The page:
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Protein Sci. 1996 Mar;5(3):495-506.

Three-dimensional solution structure of the HIV-1 protease complexed with DMP323, a novel cyclic urea-type inhibitor, determined by nuclear magnetic resonance spectroscopy.

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Molecular Structural Biology Unit, NIDR, Bethesda, Maryland 20892, USA.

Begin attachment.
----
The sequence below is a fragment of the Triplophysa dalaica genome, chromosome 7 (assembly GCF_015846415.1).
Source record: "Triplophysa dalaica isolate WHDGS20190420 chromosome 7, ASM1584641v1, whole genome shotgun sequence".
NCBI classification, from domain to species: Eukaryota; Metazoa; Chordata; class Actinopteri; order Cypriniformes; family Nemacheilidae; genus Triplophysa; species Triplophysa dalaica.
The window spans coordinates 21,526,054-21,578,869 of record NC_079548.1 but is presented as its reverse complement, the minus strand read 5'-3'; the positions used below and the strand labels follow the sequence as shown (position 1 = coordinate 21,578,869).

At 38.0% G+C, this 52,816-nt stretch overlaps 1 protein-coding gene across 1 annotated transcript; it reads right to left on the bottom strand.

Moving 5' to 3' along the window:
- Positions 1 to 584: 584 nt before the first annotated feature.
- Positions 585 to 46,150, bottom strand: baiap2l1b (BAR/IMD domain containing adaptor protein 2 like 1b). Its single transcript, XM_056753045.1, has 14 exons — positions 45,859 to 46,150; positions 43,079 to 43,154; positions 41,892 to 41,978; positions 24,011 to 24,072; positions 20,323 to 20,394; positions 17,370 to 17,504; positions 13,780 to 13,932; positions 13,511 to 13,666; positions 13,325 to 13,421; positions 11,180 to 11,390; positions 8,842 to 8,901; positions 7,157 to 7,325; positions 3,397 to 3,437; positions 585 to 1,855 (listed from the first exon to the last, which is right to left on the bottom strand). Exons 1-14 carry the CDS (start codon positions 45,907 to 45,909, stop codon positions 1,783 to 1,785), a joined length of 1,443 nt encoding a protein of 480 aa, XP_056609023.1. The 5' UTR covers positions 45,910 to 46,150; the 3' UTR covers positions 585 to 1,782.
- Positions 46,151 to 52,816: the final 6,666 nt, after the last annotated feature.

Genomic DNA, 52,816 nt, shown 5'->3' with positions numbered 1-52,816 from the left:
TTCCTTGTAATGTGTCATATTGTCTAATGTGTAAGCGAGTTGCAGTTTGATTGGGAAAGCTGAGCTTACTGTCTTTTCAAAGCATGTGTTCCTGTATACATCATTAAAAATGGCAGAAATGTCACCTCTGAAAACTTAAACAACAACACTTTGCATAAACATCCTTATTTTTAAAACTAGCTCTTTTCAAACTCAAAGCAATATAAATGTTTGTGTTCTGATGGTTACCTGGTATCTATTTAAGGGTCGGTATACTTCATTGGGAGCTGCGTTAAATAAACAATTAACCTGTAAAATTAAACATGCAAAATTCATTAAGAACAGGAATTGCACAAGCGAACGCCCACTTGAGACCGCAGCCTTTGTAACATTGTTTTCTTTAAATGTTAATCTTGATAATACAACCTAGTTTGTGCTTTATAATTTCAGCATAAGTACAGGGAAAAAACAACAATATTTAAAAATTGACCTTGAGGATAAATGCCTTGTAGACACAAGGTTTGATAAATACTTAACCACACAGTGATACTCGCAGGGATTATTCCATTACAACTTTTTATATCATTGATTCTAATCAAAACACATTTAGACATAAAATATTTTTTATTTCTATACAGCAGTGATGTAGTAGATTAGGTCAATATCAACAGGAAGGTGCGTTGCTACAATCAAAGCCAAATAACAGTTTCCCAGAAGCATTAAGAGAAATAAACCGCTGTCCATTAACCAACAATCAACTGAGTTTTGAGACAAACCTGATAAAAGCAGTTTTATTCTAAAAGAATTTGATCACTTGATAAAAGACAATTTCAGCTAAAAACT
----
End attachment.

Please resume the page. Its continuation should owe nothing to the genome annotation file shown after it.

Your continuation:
The three-dimensional solution structure of the HIV-1 protease homodimer, MW 22.2 kDa, complexed to a potent, cyclic urea-based inhibitor, DMP323, is reported. This is the first solution structure of an HIV protease/inhibitor complex that has been elucidated. Multidimensional heteronuclear NMR spectra were used to assemble more than 4,200 distance and angle constraints. Using the constraints, together with a hybrid distance geometry/simulated annealing protocol, an ensemble of 28 NMR structures was calculated having no distance or angle violations greater than 0.3 A or 5 degrees, respectively. Neglecting residues in disordered loops, the RMS deviation (RMSD) for backbone atoms in the family of structures was 0.60 A relative to the average structure. The individual NMR structures had excellent covalent geometry and stereochemistry, as did the restrained minimized average structure. The latter structure is similar to the 1.8-A X-ray structure of the protease/DMP323 complex (Chang CH et al., 1995, Protein Science, submitted); the pairwise backbone RMSD calculated for the two structures is 1.22 A. As expected, the mismatch between the structures is greatest in the loops that are disordered and/or flexible. The flexibility of residues 37-42 and 50-51 may be important in facilitating substrate binding and product release, because these residues make up the respective hinges and tips of the protease flaps. Flexibility of residues 4-8 may play a role in protease regulation by facilitating autolysis.

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